Western North America in southeastern British Columbia, Canada, southeastern Washington and northeastern Oregon; extend as far east as western Montana and south-central Idaho.
Almost exclusively inhabits rocky, cold, forest streams with quickly moving water. If found away from a water source, it is usually only during an especially wet night. When weather is dry, will move to wet areas by water sources like stream banks. Diets differ between larvae and adults with larvae eating diatoms and adults ingesting a diverse mix of invertebrates and insects.
Dorsum, or base color, is either brown or gray and exhibits a bumpy texture; has either brown, gray, or yellow spots throughout body. Rear feet commonly have one outer toe that is noticeably larger than all other toes. Total adult length can range from 1.5 to 2 inches. Only the male has a protrusion that resembles a tail. This acts as a penis during mating which usually takes place from September to November. Even though eggs are laid in early summer at a nest site, larvae can stay at the site for a year. One of the few frogs that breed through internal fertilization.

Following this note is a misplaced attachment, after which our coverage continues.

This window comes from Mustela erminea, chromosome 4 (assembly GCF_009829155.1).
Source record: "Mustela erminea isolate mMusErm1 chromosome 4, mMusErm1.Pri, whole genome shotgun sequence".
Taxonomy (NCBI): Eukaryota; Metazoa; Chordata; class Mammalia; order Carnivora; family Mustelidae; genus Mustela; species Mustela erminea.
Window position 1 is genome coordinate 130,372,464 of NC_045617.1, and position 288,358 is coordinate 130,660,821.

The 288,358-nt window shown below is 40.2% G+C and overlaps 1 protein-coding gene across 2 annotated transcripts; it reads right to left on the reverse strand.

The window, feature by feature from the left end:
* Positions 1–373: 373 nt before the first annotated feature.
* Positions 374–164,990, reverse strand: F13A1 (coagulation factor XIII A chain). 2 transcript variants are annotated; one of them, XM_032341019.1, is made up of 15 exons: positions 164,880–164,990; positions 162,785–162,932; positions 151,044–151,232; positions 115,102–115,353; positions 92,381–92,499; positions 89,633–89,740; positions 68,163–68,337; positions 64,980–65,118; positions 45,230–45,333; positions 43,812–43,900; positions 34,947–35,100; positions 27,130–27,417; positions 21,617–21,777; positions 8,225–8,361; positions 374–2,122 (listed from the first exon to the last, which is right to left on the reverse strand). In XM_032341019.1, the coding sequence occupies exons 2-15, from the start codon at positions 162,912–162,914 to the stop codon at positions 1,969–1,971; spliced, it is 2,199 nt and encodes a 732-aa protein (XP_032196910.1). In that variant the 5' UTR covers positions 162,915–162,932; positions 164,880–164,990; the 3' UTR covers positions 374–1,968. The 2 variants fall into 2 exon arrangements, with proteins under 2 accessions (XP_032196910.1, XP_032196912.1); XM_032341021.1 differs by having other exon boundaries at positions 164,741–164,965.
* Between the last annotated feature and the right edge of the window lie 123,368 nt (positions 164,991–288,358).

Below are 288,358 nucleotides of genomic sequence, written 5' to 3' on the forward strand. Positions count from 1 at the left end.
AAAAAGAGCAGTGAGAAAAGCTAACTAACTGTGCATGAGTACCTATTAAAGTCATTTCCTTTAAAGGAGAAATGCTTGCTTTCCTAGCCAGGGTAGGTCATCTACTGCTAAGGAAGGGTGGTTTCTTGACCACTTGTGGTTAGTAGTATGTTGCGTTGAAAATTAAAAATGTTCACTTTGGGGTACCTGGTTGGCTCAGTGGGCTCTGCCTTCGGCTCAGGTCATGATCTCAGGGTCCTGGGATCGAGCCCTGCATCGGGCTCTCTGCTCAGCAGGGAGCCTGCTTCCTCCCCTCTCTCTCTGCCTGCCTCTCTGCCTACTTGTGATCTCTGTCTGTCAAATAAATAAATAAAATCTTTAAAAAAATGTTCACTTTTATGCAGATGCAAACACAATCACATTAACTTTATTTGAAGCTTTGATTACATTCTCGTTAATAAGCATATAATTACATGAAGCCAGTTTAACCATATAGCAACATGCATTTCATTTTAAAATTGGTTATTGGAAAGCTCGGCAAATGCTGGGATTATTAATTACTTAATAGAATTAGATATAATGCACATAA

Learn more with Schechter Natural History's Guide to Reptiles and Amphibians